It should totally just be a bolt in affair.


I also recall someone saying that if you leave it locked for too long it will burn out the solenoid that holds it locked. I contemplated using a timer and a momentary switch so that it only locks for 5 seconds or whatever and then unlocks to prevent you from burning it out. It's pretty unbroken ground though so you'd have to experiment. The solenoid isn't super expensive, by the way so burning it out isn't like a hundreds of dollars mistake. (the rear axle is alot easier to fix than the front one) Valpacer was the only guy I can remember who actually wired up his diffs to full manual. I bought the switches but never actually wired it up. Kind of lost interest since my rig is never going to be what I want it to be.

I think the brake controlled ESP may still work. That would be pretty freaking sweet. As long as you leave the factory computer of course. Beemer9 swapped the computer controlled parts too.

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post #18 of 51 Old 11-29-2016, 10:05 AM Thread Starter
sgossler
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Quote:
Originally Posted by beemer9 View Post
I upgraded my 2008 4.7L Commander from QTII to QDII several years ago. Look for my thread in the Jeep Commander forum. It's a full blown QDII conversion with the Jeep controlling the ELSD's just like from the factory. BUT you need to get Chrysler Engineering (NOT the dealer) to write a new PCM program for your vehicle. To do that, you need to go thru a friendly Jeep dealer.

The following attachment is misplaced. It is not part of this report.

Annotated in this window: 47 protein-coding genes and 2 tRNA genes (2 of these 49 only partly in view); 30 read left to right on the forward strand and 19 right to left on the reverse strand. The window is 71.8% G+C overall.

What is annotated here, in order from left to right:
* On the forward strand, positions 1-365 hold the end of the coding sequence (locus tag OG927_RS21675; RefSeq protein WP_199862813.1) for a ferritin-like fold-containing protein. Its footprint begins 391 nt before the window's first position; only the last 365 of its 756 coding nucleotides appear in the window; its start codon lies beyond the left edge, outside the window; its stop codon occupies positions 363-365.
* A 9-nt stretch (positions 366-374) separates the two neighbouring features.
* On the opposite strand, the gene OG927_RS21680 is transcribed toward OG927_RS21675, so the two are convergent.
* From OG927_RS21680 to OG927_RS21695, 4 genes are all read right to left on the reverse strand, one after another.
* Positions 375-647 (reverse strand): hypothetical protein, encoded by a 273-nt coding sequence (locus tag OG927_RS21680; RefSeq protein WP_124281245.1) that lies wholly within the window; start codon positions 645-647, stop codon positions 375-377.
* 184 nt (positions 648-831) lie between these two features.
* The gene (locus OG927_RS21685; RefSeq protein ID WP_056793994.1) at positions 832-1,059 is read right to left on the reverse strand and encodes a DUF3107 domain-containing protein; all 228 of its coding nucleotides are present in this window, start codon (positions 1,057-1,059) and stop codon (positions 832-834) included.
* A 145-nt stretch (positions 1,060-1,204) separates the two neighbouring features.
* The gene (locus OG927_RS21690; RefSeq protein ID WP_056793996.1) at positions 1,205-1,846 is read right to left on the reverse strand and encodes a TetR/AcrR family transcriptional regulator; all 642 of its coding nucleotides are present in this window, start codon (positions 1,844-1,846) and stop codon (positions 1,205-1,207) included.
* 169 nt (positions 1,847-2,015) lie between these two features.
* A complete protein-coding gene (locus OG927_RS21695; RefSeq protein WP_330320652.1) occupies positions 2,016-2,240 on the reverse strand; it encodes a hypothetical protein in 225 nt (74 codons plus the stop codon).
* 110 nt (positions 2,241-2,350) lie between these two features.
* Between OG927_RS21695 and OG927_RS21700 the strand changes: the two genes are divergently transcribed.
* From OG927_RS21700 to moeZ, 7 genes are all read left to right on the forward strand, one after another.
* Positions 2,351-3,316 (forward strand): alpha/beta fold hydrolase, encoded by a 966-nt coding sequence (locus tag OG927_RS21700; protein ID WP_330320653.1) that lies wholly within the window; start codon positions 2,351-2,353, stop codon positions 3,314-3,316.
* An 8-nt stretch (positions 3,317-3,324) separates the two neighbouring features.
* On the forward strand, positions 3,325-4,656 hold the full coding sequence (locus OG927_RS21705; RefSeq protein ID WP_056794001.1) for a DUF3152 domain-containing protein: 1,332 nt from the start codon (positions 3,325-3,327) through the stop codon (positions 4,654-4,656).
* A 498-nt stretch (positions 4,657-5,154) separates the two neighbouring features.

Mechanically it required replacing the underbody wiring harness, the front ELSD diff wiring harness, TCM, front diff assy including I think the drivers side axle, and the rear axle assy. EVERYTHING else, xfer case, drive shafts, was the same.
Some people have installed a QDII front and rear axle and operated the ELSD solenoids with rocker switches but I don't know how well that works. The QDII TCM modulates the current and voltage to the ELSDs constantly during use. I don't know what effect applying a constant 12v would have.
Thanks for replaying on my thread. I did read your thread, twice. I believe your thread got me going with this idea.... I want to thank you for it, as for the list and parts #s you used for your OEM conversion. Also Thanks for letting me know I do not need to change drive shafts, and that everything should bolt on... I will try and get the front axle shaft..